Pequea Township Police Department Is Ready To Serve

After 15 years, Pequea Township has a police department dedicated solely to the municipality. As far as retired police chief and current township supervisor Bob Race can tell, the department was first formed in the 1960s. Lloyd Bachman was the first chief, preceding Race in that role.

"You couldn't even write your own traffic tickets back then," Race related. "You went before the judge, and he mailed them a ticket."

In 2002, Pequea Township partnered with Conestoga Township to form the Southern Regional Police Department (SRPD), which patrolled both townships. At the end of 2017, a decision was made by both townships to dissolve the police commission, and in 2018, Conestoga Township moved to rely on the state police, said current Pequea Township Police Department (PTPD) chief John Michener. The SRPD was left with providing service to only Pequea Township, so it moved into the municipal building at 1026 Millwood Road, Willow Street. From there, the department patrols the 13.6-square-mile township and a population of about 5,000 people.

On the first day of 2019, the department's name was officially changed to Pequea Township Police Department. The PTPD is in the process of changing the names on the cruisers and on signage. New uniform patches were commissioned, and officers now sport an arrowhead-shaped patch bearing the state seal and township name. Michener noted that the design was chosen to be simple and to honor the Native American heritage of the area.

As a result of going from serving two townships to one, staffing was reduced slightly. Now, six full-time officers and a handful of part-time patrolmen provide around-the-clock coverage of the township. One of the officers is a member of the Lancaster County Drug Task Force, which provides the PTPD with resources and intel-gathering for the management of illegal drugs.

"Pequea Township seems more than happy to have us. They're pleased with the police service we're providing," Michener said. "We have a positive relationship with the board of supervisors and overwhelming support from the public. Combined with good officers, all that leads to great service by the police department."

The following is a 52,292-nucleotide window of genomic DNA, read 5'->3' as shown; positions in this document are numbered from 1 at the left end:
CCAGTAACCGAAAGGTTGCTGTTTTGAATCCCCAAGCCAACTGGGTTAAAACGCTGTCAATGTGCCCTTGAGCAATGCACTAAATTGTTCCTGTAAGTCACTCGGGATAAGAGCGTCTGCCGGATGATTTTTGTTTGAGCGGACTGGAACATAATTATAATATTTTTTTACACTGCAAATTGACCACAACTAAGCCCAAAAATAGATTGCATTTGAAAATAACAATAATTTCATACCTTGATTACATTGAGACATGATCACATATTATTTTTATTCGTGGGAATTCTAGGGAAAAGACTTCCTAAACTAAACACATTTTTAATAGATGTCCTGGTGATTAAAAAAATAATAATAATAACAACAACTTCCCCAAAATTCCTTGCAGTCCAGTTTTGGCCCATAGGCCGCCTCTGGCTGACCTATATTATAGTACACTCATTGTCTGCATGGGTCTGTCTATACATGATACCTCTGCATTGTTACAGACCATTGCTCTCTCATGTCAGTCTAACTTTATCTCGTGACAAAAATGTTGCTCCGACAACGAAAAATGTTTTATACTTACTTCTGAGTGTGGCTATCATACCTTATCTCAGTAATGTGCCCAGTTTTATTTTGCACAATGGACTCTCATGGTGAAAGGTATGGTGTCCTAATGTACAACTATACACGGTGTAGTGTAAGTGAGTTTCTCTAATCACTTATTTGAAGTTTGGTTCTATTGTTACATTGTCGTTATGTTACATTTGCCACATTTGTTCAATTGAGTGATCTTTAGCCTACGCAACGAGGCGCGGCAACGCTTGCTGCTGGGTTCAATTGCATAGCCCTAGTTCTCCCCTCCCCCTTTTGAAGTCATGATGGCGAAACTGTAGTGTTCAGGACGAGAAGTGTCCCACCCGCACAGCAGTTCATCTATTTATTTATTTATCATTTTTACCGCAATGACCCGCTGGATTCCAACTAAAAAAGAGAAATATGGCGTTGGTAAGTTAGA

"We have the best officers in the county," Race agreed. "I'm proud to have these (officers). I would hire any of them if I were still chief."

In particular, Michener praised Sgt. Robert Burger, who was named the Officer of the Year at an appreciation dinner on Jan. 5. Burger has been with the department for 16 years and is in charge of criminal investigations. During the transition period when Michener was swamped with extra work, Burger picked up the slack, freeing Michener to focus on making the transition as smooth as possible.

As chief of the PTPD, Michener has plans for the future of the department. He has kickstarted a bicycle patrol in the township's urban growth areas, and he has plans to focus on parts of the township that had been previously overlooked. The PTPD's records management system will be changed soon, and significant updates are being made to the personnel policy, which lays out how the department operates from top to bottom. The PTPD continues to offer house checks while residents are on vacation, Project Lifesaver monitoring and recovery, and safe pharmaceutical disposal. Officers also visit Pequea Elementary School to interact with students and provide positive interactions with police.

Michener noted that he would like to explore other townships getting involved with the police department again. He cited several townships in Lancaster County that contract with other municipalities for coverage and pointed out that the majority of townships in the Southern End rely on the state police for service.

For more information about the PTPD, readers may visit http://www.pequeatownshippd.org, follow @PequeaTwpPD on Twitter, find Pequea Township PD on Facebook, or call Michener at 717-945-7546.

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